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Interview with Kun Mao

10 October 2013

Dr Kun Mao

Dr Kun Mao

How did you get into this area of research?

When I was a child I was very interested in physical science, and when I first disassembled a computer, I thought the CPU, hard drive and video card were so cool! I majored in microelectronics through the bachelor’s, Master's and doctor’s stages, and these academic experiences helped me understand this field and encourage my interests simultaneously. Furthermore, the microelectronics industry is flourishing and receives strong support in China, which creates a lot of job opportunities for our youth.

What are you working on at the moment?

These days I mainly study high voltage BCD process technology and high voltage power devices. Our team has developed two 700 V BCD process technologies and accomplished industrialisation in 2011. Both of them have the advantage of low-cost and high reliability. 700 V DMOS has ultra-low Ron,sp which is based on traditional triple RESURF technology. Before this, there was no mature 700 V process technology in our country.

What have you reported in your Electronics Letters paper?

The paper proposes an advanced low-cost and low-power high voltage start-up circuit which uses a 50 V p-type JFET and a 700 V triple RESURF n-type JFET. This technology gives a solution for low-cost and low-power high voltage start-up circuit. Compared with traditional technology, a lot of the module area is saved. This is mainly due to: first, with the increase of VDS, leakage current in the off-state can be quickly pinched off to a low value by the pJFET without a large layout area; second, the triple RESURF nJFET is located at the drain terminal of the triple RESURF nLDMOS with the common drain electrode. Moreover, pJFET brings stable and low IOFF which leads to 4 mW static power consumption in off-state due to its low pinch-off voltage and high breakdown voltage.

What does this mean for applications using start-up circuits?

HV JFET or depletion mode DMOS have both been widely used in HV start-up circuits, which is applied in high voltage AC-DC converters, LED drivers etc.. On the one hand, due to the application of ultra-high voltages, independent power devices usually need large layout areas that will increase the cost of IC. On the other hand, this power device is usually difficult to turn off and will produce some loss during the off-state. This brings difficulty for design of lower-power IC. Therefore, a low-cost and low-power high voltage start-up circuit is required.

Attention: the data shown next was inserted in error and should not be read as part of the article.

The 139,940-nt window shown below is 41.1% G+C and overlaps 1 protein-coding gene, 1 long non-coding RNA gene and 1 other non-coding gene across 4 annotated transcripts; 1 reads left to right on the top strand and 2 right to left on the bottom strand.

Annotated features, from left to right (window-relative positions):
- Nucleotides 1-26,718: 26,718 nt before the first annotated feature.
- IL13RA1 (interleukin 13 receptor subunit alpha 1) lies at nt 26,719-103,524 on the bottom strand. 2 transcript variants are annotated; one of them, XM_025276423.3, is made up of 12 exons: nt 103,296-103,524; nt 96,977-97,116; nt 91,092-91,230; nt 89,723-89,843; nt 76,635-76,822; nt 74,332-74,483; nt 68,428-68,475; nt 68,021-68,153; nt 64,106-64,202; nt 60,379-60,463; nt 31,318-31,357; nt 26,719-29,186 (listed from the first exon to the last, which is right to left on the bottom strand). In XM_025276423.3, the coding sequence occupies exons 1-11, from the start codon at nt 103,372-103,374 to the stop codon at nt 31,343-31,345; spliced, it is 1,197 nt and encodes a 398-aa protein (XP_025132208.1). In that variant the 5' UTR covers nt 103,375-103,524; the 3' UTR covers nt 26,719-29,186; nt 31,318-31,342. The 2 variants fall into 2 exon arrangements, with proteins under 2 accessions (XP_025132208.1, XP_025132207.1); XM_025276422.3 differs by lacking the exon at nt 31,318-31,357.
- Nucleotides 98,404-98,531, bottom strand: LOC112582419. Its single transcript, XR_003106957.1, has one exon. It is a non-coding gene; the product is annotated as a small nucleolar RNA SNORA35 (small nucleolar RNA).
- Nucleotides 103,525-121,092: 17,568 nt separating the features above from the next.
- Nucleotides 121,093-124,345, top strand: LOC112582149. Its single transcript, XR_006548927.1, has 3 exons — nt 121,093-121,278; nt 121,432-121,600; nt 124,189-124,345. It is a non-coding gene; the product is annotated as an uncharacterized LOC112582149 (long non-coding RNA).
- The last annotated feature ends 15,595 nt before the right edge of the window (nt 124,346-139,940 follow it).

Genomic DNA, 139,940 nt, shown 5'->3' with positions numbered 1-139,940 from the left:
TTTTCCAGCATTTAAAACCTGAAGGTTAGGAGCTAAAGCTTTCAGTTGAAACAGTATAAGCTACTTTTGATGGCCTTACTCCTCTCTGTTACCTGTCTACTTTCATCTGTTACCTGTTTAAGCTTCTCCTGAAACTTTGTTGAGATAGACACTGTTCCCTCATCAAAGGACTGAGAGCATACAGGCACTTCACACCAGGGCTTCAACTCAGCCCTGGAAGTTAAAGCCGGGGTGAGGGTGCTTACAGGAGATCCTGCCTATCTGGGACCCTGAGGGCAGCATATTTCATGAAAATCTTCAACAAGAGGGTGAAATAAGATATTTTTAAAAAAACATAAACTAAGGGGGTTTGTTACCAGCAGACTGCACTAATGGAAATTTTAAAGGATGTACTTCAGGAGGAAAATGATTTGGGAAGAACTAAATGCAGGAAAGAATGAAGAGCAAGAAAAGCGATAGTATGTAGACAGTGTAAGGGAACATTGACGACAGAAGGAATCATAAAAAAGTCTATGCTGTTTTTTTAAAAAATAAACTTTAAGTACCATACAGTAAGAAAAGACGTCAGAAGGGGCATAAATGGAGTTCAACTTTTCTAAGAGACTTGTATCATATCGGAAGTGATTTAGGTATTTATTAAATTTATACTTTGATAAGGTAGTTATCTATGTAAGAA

What are the next steps?

Next we will concentrate on the reliability of this circuit, especially the HV 700 nJFET because we found that, after we finished some long-time high-temperature speedup life tests, the charging current and off-state current increased, and the breakdown voltage of both 700 V nJFET and 50 V pJFET decreased. From here, we think that electric field distribution and mobile ions produced in process steps may be the main research direction of our work.

How do you think this area will develop over the next 10 years

Due to the complicated peripheral circuit for traditional start-up circuits outside the controller, technology of a high voltage start-up circuit integrated with a controller may be the mainstream direction in the design of AC-DC converters or LED drivers in future. Using this, technology such as phone chargers, adapters and many other appliances will have lower stand-by power which can observably save your electricity usage. However, integrating the start-up circuit will bring extra power losses, extra layout area and the problem of reliability for the IC which may be the main research direction of this field in the future. The power of high voltage start-up circuit is the chief component of the static power of ICs, so I would like to see the emergence of an ultra-low power high voltage start-up circuit.

Further reading

A PDF version (new window) of this feature article is also available.

Journal content

Cover of Electronics Letters, Volume 49, Issue 25

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Browse or search all papers in the latest or past issues of Electronics Letters on the IET Digital Library.